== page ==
With his lay reader duties he combined an exposition of the BOOK OF COMMON PRAYER, the 39 Articles, and what Hoskins called "the most essential parts of the religion of the heart", which according to him consisted of "repentance, remission of sins, and holiness." He also insisted upon conversion, a spiritual rebirth with a subsequent life of moral seriousness. When reading sermons Hoskins explained them in short expository comments.

But the religious climate improved only gradually. First it manifested itself by participation of a few in genuflection during prayer and singing. Then six or seven "were awakened, and had a real desire to flee from the wrath to come." Hoskins organized the converted into a class and met with them once a week on Sunday evenings. In due time that number increased to sixteen.

Arthur Thomey, Coughlan's convert and lay preacher in Carbonear, who visited Old Perlican on business, counselled Hoskins to preach EX TEMPORE. And a year later Thomey preached two or three times in the outport. At that time the society had grown to forty, although only eight are described as "believers", the rest "earnestly groaning for redemption."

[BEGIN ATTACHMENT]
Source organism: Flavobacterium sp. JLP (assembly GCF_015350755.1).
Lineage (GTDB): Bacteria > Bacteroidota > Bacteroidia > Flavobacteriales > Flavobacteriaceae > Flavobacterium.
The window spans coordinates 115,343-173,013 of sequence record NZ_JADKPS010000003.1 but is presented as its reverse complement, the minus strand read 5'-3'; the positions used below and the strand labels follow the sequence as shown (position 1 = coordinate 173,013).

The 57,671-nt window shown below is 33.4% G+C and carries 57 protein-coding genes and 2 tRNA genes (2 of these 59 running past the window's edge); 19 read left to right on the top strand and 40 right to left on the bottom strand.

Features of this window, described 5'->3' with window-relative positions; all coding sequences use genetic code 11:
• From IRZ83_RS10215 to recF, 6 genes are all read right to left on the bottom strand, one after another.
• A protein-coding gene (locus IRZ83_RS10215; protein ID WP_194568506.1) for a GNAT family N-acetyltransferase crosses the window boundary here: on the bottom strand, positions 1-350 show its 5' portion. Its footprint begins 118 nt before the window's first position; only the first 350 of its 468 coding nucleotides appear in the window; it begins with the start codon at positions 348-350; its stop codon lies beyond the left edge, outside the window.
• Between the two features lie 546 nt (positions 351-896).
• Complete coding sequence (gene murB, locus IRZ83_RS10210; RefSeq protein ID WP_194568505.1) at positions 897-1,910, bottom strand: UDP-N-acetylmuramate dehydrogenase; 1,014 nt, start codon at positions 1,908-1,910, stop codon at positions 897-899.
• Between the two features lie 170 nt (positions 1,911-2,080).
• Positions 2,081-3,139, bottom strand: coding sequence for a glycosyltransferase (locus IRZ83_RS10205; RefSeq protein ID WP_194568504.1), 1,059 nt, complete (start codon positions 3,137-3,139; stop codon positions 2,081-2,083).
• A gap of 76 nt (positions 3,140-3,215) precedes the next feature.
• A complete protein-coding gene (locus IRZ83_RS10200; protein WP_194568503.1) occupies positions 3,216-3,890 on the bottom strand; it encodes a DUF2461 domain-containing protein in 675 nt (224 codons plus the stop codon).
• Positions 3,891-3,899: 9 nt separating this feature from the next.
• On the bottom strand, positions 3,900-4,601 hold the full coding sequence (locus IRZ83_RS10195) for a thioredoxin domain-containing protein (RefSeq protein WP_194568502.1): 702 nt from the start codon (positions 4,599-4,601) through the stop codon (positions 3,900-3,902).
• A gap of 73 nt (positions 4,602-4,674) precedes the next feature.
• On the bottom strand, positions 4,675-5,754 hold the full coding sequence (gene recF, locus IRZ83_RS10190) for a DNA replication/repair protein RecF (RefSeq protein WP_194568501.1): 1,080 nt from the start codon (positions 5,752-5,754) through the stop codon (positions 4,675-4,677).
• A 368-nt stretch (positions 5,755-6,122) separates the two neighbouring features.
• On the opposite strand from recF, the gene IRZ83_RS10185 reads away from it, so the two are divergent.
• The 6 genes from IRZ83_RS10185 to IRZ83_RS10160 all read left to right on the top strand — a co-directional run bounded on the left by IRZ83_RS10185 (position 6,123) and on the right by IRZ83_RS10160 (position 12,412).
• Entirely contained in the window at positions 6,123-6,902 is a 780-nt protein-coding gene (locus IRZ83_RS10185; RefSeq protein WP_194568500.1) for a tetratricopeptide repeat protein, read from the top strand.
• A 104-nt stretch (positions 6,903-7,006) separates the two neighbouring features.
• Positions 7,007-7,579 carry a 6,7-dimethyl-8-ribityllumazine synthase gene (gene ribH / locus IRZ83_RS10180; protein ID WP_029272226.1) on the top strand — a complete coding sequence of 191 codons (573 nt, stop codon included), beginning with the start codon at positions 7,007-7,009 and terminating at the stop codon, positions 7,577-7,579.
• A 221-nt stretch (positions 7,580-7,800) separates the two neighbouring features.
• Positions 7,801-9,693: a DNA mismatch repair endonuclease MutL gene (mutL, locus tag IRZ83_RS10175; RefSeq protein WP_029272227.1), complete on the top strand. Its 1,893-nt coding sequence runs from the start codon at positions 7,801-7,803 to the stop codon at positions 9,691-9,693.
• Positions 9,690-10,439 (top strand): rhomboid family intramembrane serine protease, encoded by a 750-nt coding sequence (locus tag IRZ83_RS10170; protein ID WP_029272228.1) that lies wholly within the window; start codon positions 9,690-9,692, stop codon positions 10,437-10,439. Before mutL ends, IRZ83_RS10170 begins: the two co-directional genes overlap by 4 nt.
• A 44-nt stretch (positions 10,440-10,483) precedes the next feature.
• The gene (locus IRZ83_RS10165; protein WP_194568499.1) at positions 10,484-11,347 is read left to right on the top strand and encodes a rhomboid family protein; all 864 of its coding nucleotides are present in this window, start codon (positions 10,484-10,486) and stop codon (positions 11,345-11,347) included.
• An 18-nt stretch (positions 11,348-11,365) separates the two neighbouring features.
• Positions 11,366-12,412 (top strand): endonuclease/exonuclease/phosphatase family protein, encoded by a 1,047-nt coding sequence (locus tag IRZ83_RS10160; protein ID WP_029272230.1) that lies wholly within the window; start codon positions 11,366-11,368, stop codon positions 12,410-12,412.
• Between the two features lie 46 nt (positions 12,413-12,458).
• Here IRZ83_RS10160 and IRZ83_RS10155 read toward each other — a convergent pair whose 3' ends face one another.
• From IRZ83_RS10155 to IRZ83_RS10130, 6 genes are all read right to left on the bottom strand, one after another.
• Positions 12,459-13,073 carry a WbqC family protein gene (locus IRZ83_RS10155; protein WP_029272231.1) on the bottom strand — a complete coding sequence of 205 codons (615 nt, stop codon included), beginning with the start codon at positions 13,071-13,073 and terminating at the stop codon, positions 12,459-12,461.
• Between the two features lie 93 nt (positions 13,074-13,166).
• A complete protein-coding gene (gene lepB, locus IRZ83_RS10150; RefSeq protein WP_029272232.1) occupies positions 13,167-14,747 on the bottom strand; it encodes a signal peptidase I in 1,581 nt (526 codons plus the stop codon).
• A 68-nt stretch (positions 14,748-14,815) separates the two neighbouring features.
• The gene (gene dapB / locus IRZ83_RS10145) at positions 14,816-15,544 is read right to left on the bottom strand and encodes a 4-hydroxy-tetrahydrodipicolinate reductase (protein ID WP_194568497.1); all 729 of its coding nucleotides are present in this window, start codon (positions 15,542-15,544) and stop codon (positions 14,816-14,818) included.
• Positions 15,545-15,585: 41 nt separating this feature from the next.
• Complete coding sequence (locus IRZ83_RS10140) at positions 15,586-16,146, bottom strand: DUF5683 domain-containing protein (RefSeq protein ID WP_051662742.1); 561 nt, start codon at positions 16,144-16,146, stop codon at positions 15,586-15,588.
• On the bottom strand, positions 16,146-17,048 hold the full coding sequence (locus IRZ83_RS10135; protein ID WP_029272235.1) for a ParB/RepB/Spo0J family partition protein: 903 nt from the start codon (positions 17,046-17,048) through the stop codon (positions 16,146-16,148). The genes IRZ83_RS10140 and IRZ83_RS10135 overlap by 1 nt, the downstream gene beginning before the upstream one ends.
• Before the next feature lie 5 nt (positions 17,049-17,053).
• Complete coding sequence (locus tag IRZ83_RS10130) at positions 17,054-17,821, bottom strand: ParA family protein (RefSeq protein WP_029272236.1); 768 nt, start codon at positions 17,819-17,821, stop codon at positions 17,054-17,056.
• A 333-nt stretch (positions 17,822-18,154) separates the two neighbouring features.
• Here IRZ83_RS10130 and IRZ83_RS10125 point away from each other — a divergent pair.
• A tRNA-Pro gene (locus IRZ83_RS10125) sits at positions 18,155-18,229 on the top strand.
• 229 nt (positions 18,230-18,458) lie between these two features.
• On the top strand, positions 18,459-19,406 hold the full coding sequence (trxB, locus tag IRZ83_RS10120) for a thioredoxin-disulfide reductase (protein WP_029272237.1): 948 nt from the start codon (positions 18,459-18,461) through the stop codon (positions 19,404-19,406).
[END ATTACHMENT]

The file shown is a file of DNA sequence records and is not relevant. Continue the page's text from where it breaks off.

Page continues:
It seems group solidarity and common witness strengthened the gathering. Hoskins repeatedly mentions conversions after the testimonial of an individual. The psychological manifestations range from kneeling and intense praying to "crying so loud, that it alarmed the neighbourhood." As in Coughlan's revival, there is also in Old Perlican a relationship between corporate experience and seasonality. Hoskins observes that during his absence in the winter of 1783, "about the middle of January, there was a very extraordinary out-pouring of the Spirit upon them, and it spread throughout the whole harbour." This revival resulted in thirty "believers" and twenty society members. The prayer meetings associated with this revival lasted sometimes four to five hours and occurred daily. It seems the pattern established for other revivals that young people and women predominated holds true for Old Perlican as well. Young people and children also became the agents of conversion for their parents. The strength of the new-found faith was often measured by Hoskins as with Coughlan by a happy death, and the deathbed sometimes became a place of new conversions.